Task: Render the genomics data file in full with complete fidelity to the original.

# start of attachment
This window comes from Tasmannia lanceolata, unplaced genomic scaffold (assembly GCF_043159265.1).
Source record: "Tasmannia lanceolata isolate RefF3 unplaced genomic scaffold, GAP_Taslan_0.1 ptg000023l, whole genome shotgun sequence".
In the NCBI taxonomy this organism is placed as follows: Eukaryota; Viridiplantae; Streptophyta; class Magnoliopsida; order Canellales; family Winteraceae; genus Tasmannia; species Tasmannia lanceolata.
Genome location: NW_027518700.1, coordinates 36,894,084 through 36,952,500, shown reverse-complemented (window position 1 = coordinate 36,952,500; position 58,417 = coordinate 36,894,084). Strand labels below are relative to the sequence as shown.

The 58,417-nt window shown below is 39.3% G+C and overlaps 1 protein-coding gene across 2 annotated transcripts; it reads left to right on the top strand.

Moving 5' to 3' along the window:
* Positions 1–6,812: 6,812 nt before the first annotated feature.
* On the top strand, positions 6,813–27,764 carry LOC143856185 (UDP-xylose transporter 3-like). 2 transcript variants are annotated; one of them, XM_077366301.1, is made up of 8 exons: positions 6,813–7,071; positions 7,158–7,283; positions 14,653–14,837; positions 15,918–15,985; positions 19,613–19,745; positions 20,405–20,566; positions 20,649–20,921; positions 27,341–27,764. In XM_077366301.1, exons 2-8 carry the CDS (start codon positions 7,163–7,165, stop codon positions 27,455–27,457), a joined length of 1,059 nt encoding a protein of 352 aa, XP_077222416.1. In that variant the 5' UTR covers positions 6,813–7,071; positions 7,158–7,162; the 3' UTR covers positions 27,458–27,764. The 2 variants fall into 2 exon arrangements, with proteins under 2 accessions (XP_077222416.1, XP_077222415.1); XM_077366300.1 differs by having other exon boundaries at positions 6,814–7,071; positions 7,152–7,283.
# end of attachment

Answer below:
This window comes from Tasmannia lanceolata, unplaced genomic scaffold (assembly GCF_043159265.1).
Source record: "Tasmannia lanceolata isolate RefF3 unplaced genomic scaffold, GAP_Taslan_0.1 ptg000023l, whole genome shotgun sequence".
In the NCBI taxonomy this organism is placed as follows: Eukaryota; Viridiplantae; Streptophyta; class Magnoliopsida; order Canellales; family Winteraceae; genus Tasmannia; species Tasmannia lanceolata.
Genome location: NW_027518700.1, coordinates 36,894,084 through 36,952,500, shown reverse-complemented (window position 1 = coordinate 36,952,500; position 58,417 = coordinate 36,894,084). Strand labels below are relative to the sequence as shown.

The 58,417-nt window shown below is 39.3% G+C and overlaps 1 protein-coding gene across 2 annotated transcripts; it reads left to right on the top strand.

Moving 5' to 3' along the window:
* Positions 1–6,812: 6,812 nt before the first annotated feature.
* On the top strand, positions 6,813–27,764 carry LOC143856185 (UDP-xylose transporter 3-like). 2 transcript variants are annotated; one of them, XM_077366301.1, is made up of 8 exons: positions 6,813–7,071; positions 7,158–7,283; positions 14,653–14,837; positions 15,918–15,985; positions 19,613–19,745; positions 20,405–20,566; positions 20,649–20,921; positions 27,341–27,764. In XM_077366301.1, exons 2-8 carry the CDS (start codon positions 7,163–7,165, stop codon positions 27,455–27,457), a joined length of 1,059 nt encoding a protein of 352 aa, XP_077222416.1. In that variant the 5' UTR covers positions 6,813–7,071; positions 7,158–7,162; the 3' UTR covers positions 27,458–27,764. The 2 variants fall into 2 exon arrangements, with proteins under 2 accessions (XP_077222416.1, XP_077222415.1); XM_077366300.1 differs by having other exon boundaries at positions 6,814–7,071; positions 7,152–7,283.